Archives For Brian K. Dodd

Baptisms on Easter

Troy Page recently noted on TonyMorganLive.com, “Remember that the win is not how many people show up for Easter –  it’s how many people come back.Shoot for 75% of your Easter crowd.”

This morning I was sitting in our church parking lot waiting on my daughter to get out of her high school small group.  Waiting gave me a great opportunity to listen to the conversations of those leaving our church service.

The most impactful conversation took place between a father and his young daughter.  He asked the following questions:

  1. “Did you have fun today?”
  2. “What did you learn about Jesus?”

These two questions were a reminder of Page’s comments above and what constitutes a win for churches on Easter Sunday.

Whether you are a seasoned Christian parent(s) such as the father above or have little or no church background, most parents generally ask the same two questions of their children when they get in their car after church:

  1. Did you have fun?
  2. What did you learn?

Churches do a great job of putting significant effort into their Sunday worship services.  I would like to challenge all churches to put an equal amount of effort into your children’s classes…

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Growth ChartI have been involved in a number of conversations lately about church growth. What should growth look like? How does it look different for various sizes of church?  Should you add services or multi-site?  Are the measurements for success primarily attendance and budget?  Can you be successful without numerical growth?  If not, what is a healthy rate of growth?  What about the growth within your people and the making of disciples?  And on and on and on….

In the March edition of Inc. magazine, Leigh Buchanan interviews Stanford professors Robert Sutton and Huggy Rao about the practices of companies who successfully grow and scale.  I found their insights quite applicable for some of the things needed for churches to grow.

While this is obviously not a fully-inclusive list, the following are 7 Practices Of Growing Churches I gleaned from the article:

  1. Growing Churches Focus On Church Health More Than Church Growth – Intuitive church leaders know attendance and budget only tell a portion of the story.  Rick Warren introduced us to the concept of church health.  Rick reminded us healthy things grow.  Therefore, focus…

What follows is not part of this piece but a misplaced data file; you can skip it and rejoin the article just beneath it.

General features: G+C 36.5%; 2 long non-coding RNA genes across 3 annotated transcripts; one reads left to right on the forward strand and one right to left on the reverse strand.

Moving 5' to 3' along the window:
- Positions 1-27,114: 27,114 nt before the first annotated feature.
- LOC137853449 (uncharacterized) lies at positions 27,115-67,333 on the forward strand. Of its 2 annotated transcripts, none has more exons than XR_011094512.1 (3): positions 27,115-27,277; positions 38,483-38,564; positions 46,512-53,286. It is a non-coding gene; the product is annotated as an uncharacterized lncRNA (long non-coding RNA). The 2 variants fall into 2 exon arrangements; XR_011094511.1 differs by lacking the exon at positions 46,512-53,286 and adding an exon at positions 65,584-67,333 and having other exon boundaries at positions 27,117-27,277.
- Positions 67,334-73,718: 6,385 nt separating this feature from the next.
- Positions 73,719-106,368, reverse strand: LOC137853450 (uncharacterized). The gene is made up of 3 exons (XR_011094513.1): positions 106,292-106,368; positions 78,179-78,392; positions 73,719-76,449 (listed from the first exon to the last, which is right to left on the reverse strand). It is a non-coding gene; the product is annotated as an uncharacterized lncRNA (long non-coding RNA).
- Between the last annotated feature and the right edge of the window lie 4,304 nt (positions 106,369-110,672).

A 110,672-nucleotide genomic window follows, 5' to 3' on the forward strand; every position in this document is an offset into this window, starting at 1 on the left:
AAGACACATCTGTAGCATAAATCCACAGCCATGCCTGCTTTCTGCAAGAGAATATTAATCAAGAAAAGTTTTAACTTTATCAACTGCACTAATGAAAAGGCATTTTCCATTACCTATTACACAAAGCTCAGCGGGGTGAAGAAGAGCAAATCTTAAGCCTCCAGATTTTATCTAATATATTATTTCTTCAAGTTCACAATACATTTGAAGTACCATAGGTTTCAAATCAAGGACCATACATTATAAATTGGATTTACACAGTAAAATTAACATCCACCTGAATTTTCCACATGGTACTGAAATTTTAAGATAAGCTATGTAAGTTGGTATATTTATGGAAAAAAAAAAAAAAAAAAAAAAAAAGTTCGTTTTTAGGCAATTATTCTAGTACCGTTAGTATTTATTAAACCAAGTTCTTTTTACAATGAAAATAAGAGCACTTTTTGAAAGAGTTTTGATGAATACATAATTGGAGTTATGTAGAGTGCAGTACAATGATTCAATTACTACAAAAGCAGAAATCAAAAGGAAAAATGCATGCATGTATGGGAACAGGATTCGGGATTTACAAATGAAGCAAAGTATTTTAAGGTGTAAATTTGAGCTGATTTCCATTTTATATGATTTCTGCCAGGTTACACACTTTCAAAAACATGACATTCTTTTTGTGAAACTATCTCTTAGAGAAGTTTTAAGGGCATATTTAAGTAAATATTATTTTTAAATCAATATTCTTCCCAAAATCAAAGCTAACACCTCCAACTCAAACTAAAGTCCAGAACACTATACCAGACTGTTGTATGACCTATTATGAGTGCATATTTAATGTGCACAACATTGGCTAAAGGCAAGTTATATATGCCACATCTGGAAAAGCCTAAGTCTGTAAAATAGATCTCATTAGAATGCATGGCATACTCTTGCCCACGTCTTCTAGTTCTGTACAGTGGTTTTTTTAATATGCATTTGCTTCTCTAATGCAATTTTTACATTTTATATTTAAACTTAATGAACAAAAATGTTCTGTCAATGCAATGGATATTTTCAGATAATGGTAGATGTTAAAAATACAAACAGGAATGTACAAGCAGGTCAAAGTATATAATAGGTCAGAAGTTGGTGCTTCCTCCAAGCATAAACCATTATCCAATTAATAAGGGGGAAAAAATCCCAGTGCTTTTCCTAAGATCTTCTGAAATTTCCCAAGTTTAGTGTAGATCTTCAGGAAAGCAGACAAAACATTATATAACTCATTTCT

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Do you want to be a successful leader in 2014?  It is a rhetorical question isn’t it?  Of course you do.  A better question may be do you have a strategy or system for success?

If not, I want to point you to the December 30th edition of Sports Illustrated.  The incomparable Detroit Lions wide receiver Calvin Johnson was profiled along with additional mentions of some the greatest receivers of all-time.

As I read the article, I gleaned the following 13 Practices Of Successful Leaders In 2014:

  1. Successful Leaders Decide Early To Pay The Price Needed For Success – As a freshman wideout at Georgia Tech, Johnson was outplayed by then-Miami Hurricane All-American Antrel Rolle.  Johnson confessed, “It made me understand that I was going to have to work harder, get stronger, and improve my technique a lot if I wanted to play with the big boys.”
  2. Successful Leaders Are Recognized Publicly For What They Do Privately – Johnson does much of his training alone.
  3. Successful Leaders Are Diligent – Johnson quotes one of his trainers as he strives to ”be regular and orderly in your life, so that you may be violent and…

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On Friday, November 29th Pastor Ed Ryerson of Vineyard Church of Naples died as a result of cancer. But as you can see in the video above, 5 days before his passing God honored his life and gave him a glimpse into the life to come.

Ryerson’s life was about to intersect with Senior Pastor Kevin Fisher and the Miami Vineyard Church who were literally on a mission from God.